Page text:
5 Competition Extent to which passengers are willing to travel between alternative airports offering overlapping routes Lower landing fees when airports face airport competition Evanka

6 Countervailing Power The balancing of the market power of one group by that of another group Airports charge airlines for routes In non-congested airports, the charge for routes is cheaper in comparison to high-congested airports. Elise: (Competition and Landing Fee Emergence) For example, the market power of airports (the suppliers) are balanced by the market power of the airlines (the buyers) Airlines with many different routes get a lower rate than an airline with fewer routes. Airlines pay less (or get discounts) from non-congested/smaller airports.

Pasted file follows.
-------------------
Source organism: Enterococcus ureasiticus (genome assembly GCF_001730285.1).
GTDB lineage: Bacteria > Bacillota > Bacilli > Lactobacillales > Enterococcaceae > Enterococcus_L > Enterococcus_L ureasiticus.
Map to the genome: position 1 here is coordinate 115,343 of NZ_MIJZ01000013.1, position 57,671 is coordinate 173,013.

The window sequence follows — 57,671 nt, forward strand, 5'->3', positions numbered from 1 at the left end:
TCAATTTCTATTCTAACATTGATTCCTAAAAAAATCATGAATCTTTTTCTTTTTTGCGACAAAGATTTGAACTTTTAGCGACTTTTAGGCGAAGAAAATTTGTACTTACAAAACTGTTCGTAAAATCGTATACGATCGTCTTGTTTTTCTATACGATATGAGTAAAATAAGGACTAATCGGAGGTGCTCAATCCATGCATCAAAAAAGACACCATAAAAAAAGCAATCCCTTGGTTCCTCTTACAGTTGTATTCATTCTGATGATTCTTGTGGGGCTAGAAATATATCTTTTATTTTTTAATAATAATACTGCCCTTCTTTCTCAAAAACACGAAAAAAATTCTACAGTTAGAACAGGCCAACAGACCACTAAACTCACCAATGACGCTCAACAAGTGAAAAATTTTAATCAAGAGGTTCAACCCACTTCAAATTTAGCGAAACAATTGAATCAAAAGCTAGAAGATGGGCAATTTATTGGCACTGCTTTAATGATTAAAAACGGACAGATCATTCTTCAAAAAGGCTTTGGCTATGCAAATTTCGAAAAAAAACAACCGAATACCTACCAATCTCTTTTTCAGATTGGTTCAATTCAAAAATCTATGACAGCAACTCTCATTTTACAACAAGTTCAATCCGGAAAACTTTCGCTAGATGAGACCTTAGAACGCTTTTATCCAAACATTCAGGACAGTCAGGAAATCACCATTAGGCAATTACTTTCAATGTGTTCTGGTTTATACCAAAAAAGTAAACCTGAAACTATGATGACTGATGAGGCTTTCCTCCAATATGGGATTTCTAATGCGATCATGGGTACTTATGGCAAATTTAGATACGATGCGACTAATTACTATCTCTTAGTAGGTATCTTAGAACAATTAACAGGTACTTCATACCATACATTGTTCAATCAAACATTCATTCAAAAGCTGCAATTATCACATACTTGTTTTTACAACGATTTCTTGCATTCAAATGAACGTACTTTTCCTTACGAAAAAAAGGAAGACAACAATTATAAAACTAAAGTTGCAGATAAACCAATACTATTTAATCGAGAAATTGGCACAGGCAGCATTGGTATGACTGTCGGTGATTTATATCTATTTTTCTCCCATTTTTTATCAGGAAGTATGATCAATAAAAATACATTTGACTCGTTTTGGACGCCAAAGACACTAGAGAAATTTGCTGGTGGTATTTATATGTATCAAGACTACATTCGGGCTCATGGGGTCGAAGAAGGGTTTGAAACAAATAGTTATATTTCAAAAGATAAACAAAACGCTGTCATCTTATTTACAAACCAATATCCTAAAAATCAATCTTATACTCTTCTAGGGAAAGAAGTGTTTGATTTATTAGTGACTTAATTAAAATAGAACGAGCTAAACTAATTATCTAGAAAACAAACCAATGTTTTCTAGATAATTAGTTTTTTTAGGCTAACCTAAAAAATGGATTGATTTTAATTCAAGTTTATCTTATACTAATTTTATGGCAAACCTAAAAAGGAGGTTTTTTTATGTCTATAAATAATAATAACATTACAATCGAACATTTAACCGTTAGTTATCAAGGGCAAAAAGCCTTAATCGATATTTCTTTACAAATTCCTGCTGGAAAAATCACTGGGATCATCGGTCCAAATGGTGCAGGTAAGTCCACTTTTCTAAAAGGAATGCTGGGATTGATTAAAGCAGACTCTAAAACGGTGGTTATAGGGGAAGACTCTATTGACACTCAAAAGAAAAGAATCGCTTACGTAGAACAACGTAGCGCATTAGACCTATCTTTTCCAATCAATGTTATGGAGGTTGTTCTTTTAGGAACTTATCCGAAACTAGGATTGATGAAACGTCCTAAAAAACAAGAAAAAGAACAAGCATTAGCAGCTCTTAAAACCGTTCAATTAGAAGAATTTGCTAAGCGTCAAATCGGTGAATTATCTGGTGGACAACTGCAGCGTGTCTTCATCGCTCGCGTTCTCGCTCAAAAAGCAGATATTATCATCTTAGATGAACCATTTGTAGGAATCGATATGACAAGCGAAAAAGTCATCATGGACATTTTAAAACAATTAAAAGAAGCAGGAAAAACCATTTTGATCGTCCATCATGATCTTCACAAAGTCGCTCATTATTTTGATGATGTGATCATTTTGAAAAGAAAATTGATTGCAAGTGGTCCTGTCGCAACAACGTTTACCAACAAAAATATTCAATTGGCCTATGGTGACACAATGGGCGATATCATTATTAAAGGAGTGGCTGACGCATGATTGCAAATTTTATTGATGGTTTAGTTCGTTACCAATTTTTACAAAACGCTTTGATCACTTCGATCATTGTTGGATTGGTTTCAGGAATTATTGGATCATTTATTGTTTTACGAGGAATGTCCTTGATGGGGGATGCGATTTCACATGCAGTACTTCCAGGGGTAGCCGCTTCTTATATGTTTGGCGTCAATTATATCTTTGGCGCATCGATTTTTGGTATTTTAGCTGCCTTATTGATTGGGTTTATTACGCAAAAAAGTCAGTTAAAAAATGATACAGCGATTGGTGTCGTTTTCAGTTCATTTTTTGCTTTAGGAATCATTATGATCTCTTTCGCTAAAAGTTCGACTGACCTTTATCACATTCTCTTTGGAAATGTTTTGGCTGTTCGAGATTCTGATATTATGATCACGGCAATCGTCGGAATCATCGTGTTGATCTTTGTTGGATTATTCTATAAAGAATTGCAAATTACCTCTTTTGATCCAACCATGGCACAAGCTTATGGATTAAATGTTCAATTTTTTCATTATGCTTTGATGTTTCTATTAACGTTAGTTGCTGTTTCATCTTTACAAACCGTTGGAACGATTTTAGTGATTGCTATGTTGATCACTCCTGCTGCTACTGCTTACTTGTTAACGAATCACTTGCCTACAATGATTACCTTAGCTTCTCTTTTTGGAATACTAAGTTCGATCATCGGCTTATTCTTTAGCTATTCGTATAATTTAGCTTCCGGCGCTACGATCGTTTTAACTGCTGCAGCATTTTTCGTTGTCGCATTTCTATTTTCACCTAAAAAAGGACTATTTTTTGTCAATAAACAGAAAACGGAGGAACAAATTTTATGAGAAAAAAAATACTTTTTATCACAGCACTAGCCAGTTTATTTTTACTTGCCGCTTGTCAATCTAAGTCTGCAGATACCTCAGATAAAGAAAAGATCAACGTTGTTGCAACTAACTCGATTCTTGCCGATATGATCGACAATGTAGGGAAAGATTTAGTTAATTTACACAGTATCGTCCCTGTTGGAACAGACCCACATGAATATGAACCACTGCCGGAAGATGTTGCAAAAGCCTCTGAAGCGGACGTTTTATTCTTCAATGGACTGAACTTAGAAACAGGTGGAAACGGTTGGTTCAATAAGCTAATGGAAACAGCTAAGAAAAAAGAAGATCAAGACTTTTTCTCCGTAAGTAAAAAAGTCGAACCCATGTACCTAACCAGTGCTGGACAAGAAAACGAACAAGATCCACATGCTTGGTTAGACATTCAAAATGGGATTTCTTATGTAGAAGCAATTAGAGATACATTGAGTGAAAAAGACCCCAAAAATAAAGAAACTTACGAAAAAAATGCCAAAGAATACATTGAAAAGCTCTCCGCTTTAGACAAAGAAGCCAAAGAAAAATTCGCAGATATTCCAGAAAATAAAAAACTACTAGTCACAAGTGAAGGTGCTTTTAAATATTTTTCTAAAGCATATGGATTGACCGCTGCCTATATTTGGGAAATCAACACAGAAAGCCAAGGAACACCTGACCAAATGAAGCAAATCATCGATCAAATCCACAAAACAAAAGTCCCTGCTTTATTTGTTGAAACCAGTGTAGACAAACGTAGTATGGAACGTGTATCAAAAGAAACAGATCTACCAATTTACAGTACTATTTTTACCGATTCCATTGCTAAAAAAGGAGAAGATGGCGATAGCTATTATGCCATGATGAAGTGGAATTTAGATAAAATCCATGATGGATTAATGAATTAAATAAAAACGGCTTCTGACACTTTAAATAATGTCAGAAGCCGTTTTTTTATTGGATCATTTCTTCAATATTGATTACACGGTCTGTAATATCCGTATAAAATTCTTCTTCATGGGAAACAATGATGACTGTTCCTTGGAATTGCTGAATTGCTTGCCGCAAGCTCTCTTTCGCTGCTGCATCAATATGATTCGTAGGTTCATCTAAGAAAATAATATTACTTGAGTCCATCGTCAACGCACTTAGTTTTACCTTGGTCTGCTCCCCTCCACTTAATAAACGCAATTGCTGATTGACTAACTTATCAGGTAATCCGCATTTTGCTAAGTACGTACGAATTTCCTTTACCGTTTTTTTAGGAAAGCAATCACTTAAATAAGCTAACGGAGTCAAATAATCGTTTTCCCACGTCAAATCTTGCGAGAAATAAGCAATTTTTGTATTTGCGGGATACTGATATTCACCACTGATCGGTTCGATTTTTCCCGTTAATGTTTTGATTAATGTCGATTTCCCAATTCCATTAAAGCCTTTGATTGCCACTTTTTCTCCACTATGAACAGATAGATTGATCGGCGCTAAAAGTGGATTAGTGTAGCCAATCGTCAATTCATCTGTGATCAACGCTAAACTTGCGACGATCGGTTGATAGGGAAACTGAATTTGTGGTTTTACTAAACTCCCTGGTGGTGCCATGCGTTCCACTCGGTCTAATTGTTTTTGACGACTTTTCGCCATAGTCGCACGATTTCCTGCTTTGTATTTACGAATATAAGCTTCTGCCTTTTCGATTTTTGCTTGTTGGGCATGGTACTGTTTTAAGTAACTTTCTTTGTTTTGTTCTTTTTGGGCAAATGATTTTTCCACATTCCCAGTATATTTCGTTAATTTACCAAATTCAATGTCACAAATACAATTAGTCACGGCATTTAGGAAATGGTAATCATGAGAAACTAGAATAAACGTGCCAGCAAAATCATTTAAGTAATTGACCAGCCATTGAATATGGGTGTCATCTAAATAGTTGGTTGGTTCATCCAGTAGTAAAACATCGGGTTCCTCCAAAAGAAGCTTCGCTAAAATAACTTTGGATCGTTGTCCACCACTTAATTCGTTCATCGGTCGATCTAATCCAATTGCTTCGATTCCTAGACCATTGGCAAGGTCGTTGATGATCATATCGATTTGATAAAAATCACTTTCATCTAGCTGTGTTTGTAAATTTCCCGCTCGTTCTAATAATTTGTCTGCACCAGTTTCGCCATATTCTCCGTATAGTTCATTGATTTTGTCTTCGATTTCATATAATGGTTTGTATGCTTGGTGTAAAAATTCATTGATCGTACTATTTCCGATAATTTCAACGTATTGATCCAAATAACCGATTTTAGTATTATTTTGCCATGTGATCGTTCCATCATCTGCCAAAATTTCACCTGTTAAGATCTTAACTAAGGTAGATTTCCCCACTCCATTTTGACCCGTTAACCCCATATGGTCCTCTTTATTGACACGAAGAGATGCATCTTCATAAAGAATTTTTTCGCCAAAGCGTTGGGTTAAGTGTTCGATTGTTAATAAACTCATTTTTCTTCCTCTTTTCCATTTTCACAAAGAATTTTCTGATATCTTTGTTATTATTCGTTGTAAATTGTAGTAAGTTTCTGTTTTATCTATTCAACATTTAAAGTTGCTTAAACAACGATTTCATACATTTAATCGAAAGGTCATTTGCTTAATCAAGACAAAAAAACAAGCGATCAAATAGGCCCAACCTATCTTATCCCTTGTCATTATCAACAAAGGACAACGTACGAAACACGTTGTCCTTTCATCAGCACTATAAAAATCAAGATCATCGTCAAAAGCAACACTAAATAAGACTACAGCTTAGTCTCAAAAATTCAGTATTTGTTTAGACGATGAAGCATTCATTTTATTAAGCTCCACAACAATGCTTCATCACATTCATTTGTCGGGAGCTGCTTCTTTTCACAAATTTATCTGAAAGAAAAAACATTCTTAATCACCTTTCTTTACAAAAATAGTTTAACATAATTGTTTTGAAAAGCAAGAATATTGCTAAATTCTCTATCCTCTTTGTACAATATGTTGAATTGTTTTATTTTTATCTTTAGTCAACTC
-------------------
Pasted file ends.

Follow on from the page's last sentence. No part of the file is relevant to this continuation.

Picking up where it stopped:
7 Bertrand Competition versus Cournot Competition
Main distinction: Bertrand competitive firms compete by setting prices simultaneously Cournot competitive firms compete by setting quantities simultaneously, which in turn affect price Decisions are made individually Louis

8 Concentration and Competition
Proposition 1: Whenever an airport industry is monopolized, landing fee is always at the highest level. Proposition 2: Competition between separate airports reduces landing fee. Proposition 3: Under separate ownership, landing fees are higher under Bertrand competition compared to those under Cournot competition, when downstream market is concentrated. Proposition 4: With Cournot competition, uniform charges are always higher than discriminatory charges. With Bertrand competition, the opposite is true. Louis

9 Price Cap Regulation of Airports